Remember Me
Or use your Academic/Social account:


Or use your Academic/Social account:


You have just completed your registration at OpenAire.

Before you can login to the site, you will need to activate your account. An e-mail will be sent to you with the proper instructions.


Please note that this site is currently undergoing Beta testing.
Any new content you create is not guaranteed to be present to the final version of the site upon release.

Thank you for your patience,
OpenAire Dev Team.

Close This Message


Verify Password:
Verify E-mail:
*All Fields Are Required.
Please Verify You Are Human:
fbtwitterlinkedinvimeoflicker grey 14rssslideshare1
Crea, Guiseppe; Francis, Leslie J. (2015)
Publisher: Brill Online
Languages: English
Types: Part of book or chapter of book
Subjects: BF

Classified by OpenAIRE into

mesheuropmc: education, psychological phenomena and processes
This study set out to examine three questions regarding the prevalence and correlates of burnout among a sample of 194 Catholic religious sisters in Italy who completed the Maslach Burnout Inventory alongside the Big Five Factor model of personality and the Index of Community Satisfaction. Regarding the prevalence of burnout, the data demonstrated that the mean scale scores of these sisters on emotional exhaustion, depersonalization, and personal accomplishment all came within the normal range proposed by the test manual. Regarding the personality correlates of burnout, the data demonstrated that the two key personality predictors of higher burnout scores among these sisters were high neuroticism scores and low agreeableness scores. High openness scores also predicted higher personal accomplishment, but were unrelated to differences in emotional exhaustion or in depersonalization. Regarding predictors of community life, after taking individual differences in age and personality into account, higher levels of community satisfaction were associated with lower levels of emotional exhaustion and lower levels of depersonalization, but unrelated to levels of personal accomplishment. This finding suggests that, a good quality of community life among religious sisters may enhance resilience against burnout, while a poor quality of community life among religious sisters may exacerbate burnout.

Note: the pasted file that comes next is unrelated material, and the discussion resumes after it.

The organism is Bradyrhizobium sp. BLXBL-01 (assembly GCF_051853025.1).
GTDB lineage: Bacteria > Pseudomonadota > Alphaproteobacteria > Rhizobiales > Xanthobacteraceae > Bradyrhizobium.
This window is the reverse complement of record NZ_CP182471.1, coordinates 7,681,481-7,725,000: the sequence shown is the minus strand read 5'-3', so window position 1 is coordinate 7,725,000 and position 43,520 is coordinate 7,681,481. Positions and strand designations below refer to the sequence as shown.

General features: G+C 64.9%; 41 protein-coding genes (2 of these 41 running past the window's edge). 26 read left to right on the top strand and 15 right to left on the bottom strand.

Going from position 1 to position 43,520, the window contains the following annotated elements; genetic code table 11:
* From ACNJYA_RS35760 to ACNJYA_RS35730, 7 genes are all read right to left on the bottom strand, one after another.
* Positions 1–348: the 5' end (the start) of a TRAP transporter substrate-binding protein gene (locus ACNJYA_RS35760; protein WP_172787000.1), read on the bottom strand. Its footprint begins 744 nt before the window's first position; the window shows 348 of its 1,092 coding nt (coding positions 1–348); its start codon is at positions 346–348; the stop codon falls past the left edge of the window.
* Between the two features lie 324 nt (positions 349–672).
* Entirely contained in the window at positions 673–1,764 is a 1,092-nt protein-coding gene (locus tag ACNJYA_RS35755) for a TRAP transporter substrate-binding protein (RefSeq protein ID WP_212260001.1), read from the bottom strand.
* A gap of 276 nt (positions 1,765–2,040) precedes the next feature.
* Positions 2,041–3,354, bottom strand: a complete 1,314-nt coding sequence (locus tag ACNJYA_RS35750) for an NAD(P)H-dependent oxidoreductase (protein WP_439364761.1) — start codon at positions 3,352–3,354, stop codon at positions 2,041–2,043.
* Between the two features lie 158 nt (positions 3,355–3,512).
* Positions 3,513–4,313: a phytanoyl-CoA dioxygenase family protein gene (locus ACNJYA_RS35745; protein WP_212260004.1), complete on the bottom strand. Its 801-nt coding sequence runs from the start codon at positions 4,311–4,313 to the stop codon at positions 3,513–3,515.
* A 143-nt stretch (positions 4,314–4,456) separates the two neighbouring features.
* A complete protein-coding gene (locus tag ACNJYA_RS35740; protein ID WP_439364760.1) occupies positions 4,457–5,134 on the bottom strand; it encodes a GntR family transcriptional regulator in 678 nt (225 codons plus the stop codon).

• No references.
  • No related research data.
  • No similar publications.

Share - Bookmark

Cite this article